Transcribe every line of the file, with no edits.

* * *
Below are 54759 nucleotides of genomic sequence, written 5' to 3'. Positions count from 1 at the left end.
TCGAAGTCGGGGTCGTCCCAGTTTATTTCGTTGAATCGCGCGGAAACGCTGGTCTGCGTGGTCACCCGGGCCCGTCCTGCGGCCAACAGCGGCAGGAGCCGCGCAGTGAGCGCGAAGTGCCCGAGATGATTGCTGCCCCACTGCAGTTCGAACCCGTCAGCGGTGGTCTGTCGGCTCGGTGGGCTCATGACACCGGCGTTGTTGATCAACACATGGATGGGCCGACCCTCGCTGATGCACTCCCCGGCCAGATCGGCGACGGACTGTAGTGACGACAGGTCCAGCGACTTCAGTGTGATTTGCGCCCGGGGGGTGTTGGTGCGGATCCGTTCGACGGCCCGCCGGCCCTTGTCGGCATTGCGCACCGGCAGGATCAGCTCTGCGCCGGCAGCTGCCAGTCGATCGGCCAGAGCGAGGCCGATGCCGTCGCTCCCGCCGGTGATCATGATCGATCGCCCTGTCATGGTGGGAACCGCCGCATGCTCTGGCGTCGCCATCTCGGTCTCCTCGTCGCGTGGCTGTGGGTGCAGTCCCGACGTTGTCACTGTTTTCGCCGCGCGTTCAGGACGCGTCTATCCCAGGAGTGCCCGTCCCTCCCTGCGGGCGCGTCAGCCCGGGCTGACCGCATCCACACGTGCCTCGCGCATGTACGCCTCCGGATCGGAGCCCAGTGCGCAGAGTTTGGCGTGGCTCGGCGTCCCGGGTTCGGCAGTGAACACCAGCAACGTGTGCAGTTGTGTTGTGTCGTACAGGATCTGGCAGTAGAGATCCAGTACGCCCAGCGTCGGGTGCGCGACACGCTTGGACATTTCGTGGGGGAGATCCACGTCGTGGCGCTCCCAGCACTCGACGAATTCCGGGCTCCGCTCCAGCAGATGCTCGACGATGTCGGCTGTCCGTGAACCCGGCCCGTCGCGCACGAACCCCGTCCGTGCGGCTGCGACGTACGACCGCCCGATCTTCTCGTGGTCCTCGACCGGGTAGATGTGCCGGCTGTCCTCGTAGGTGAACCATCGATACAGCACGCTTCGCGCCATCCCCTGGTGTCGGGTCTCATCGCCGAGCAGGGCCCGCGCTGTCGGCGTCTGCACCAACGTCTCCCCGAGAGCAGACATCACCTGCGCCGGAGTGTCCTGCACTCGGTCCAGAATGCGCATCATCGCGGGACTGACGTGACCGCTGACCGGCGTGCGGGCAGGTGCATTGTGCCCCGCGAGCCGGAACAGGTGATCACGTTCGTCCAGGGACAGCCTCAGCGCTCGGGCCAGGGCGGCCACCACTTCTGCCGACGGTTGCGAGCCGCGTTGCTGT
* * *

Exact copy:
Below are 54759 nucleotides of genomic sequence, written 5' to 3'. Positions count from 1 at the left end.
TCGAAGTCGGGGTCGTCCCAGTTTATTTCGTTGAATCGCGCGGAAACGCTGGTCTGCGTGGTCACCCGGGCCCGTCCTGCGGCCAACAGCGGCAGGAGCCGCGCAGTGAGCGCGAAGTGCCCGAGATGATTGCTGCCCCACTGCAGTTCGAACCCGTCAGCGGTGGTCTGTCGGCTCGGTGGGCTCATGACACCGGCGTTGTTGATCAACACATGGATGGGCCGACCCTCGCTGATGCACTCCCCGGCCAGATCGGCGACGGACTGTAGTGACGACAGGTCCAGCGACTTCAGTGTGATTTGCGCCCGGGGGGTGTTGGTGCGGATCCGTTCGACGGCCCGCCGGCCCTTGTCGGCATTGCGCACCGGCAGGATCAGCTCTGCGCCGGCAGCTGCCAGTCGATCGGCCAGAGCGAGGCCGATGCCGTCGCTCCCGCCGGTGATCATGATCGATCGCCCTGTCATGGTGGGAACCGCCGCATGCTCTGGCGTCGCCATCTCGGTCTCCTCGTCGCGTGGCTGTGGGTGCAGTCCCGACGTTGTCACTGTTTTCGCCGCGCGTTCAGGACGCGTCTATCCCAGGAGTGCCCGTCCCTCCCTGCGGGCGCGTCAGCCCGGGCTGACCGCATCCACACGTGCCTCGCGCATGTACGCCTCCGGATCGGAGCCCAGTGCGCAGAGTTTGGCGTGGCTCGGCGTCCCGGGTTCGGCAGTGAACACCAGCAACGTGTGCAGTTGTGTTGTGTCGTACAGGATCTGGCAGTAGAGATCCAGTACGCCCAGCGTCGGGTGCGCGACACGCTTGGACATTTCGTGGGGGAGATCCACGTCGTGGCGCTCCCAGCACTCGACGAATTCCGGGCTCCGCTCCAGCAGATGCTCGACGATGTCGGCTGTCCGTGAACCCGGCCCGTCGCGCACGAACCCCGTCCGTGCGGCTGCGACGTACGACCGCCCGATCTTCTCGTGGTCCTCGACCGGGTAGATGTGCCGGCTGTCCTCGTAGGTGAACCATCGATACAGCACGCTTCGCGCCATCCCCTGGTGTCGGGTCTCATCGCCGAGCAGGGCCCGCGCTGTCGGCGTCTGCACCAACGTCTCCCCGAGAGCAGACATCACCTGCGCCGGAGTGTCCTGCACTCGGTCCAGAATGCGCATCATCGCGGGACTGACGTGACCGCTGACCGGCGTGCGGGCAGGTGCATTGTGCCCCGCGAGCCGGAACAGGTGATCACGTTCGTCCAGGGACAGCCTCAGCGCTCGGGCCAGGGCGGCCACCACTTCTGCCGACGGTTGCGAGCCGCGTTGCTGT